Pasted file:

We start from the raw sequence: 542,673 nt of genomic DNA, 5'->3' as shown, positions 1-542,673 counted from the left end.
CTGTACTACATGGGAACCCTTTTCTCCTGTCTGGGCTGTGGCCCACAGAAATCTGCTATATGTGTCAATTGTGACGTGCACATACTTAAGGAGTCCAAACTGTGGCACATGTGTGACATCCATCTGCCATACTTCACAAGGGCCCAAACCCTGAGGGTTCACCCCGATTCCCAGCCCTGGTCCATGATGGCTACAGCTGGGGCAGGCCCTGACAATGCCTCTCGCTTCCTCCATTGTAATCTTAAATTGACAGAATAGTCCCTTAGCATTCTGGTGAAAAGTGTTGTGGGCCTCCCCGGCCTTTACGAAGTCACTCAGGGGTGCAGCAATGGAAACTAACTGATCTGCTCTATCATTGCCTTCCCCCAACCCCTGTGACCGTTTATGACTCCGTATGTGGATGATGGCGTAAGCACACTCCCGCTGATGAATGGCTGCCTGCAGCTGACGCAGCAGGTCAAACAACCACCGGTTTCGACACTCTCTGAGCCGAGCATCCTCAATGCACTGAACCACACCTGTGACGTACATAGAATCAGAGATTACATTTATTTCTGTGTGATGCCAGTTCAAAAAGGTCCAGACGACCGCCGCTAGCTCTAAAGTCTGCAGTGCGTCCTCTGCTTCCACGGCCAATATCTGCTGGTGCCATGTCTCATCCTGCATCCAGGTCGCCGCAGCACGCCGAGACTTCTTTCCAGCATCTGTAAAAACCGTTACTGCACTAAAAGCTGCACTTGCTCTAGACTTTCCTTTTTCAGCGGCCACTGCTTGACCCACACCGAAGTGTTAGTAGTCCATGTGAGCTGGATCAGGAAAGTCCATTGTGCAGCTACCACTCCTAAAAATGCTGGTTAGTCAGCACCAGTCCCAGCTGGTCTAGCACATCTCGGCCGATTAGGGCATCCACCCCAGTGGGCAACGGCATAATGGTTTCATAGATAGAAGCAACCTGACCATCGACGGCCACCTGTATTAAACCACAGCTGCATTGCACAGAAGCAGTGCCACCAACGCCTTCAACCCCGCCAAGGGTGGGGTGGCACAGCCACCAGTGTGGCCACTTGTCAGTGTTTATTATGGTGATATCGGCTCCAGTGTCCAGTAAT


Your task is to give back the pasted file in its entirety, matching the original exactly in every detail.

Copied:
We start from the raw sequence: 542,673 nt of genomic DNA, 5'->3' as shown, positions 1-542,673 counted from the left end.
CTGTACTACATGGGAACCCTTTTCTCCTGTCTGGGCTGTGGCCCACAGAAATCTGCTATATGTGTCAATTGTGACGTGCACATACTTAAGGAGTCCAAACTGTGGCACATGTGTGACATCCATCTGCCATACTTCACAAGGGCCCAAACCCTGAGGGTTCACCCCGATTCCCAGCCCTGGTCCATGATGGCTACAGCTGGGGCAGGCCCTGACAATGCCTCTCGCTTCCTCCATTGTAATCTTAAATTGACAGAATAGTCCCTTAGCATTCTGGTGAAAAGTGTTGTGGGCCTCCCCGGCCTTTACGAAGTCACTCAGGGGTGCAGCAATGGAAACTAACTGATCTGCTCTATCATTGCCTTCCCCCAACCCCTGTGACCGTTTATGACTCCGTATGTGGATGATGGCGTAAGCACACTCCCGCTGATGAATGGCTGCCTGCAGCTGACGCAGCAGGTCAAACAACCACCGGTTTCGACACTCTCTGAGCCGAGCATCCTCAATGCACTGAACCACACCTGTGACGTACATAGAATCAGAGATTACATTTATTTCTGTGTGATGCCAGTTCAAAAAGGTCCAGACGACCGCCGCTAGCTCTAAAGTCTGCAGTGCGTCCTCTGCTTCCACGGCCAATATCTGCTGGTGCCATGTCTCATCCTGCATCCAGGTCGCCGCAGCACGCCGAGACTTCTTTCCAGCATCTGTAAAAACCGTTACTGCACTAAAAGCTGCACTTGCTCTAGACTTTCCTTTTTCAGCGGCCACTGCTTGACCCACACCGAAGTGTTAGTAGTCCATGTGAGCTGGATCAGGAAAGTCCATTGTGCAGCTACCACTCCTAAAAATGCTGGTTAGTCAGCACCAGTCCCAGCTGGTCTAGCACATCTCGGCCGATTAGGGCATCCACCCCAGTGGGCAACGGCATAATGGTTTCATAGATAGAAGCAACCTGACCATCGACGGCCACCTGTATTAAACCACAGCTGCATTGCACAGAAGCAGTGCCACCAACGCCTTCAACCCCGCCAAGGGTGGGGTGGCACAGCCACCAGTGTGGCCACTTGTCAGTGTTTATTATGGTGATATCGGCTCCAGTGTCCAGTAAT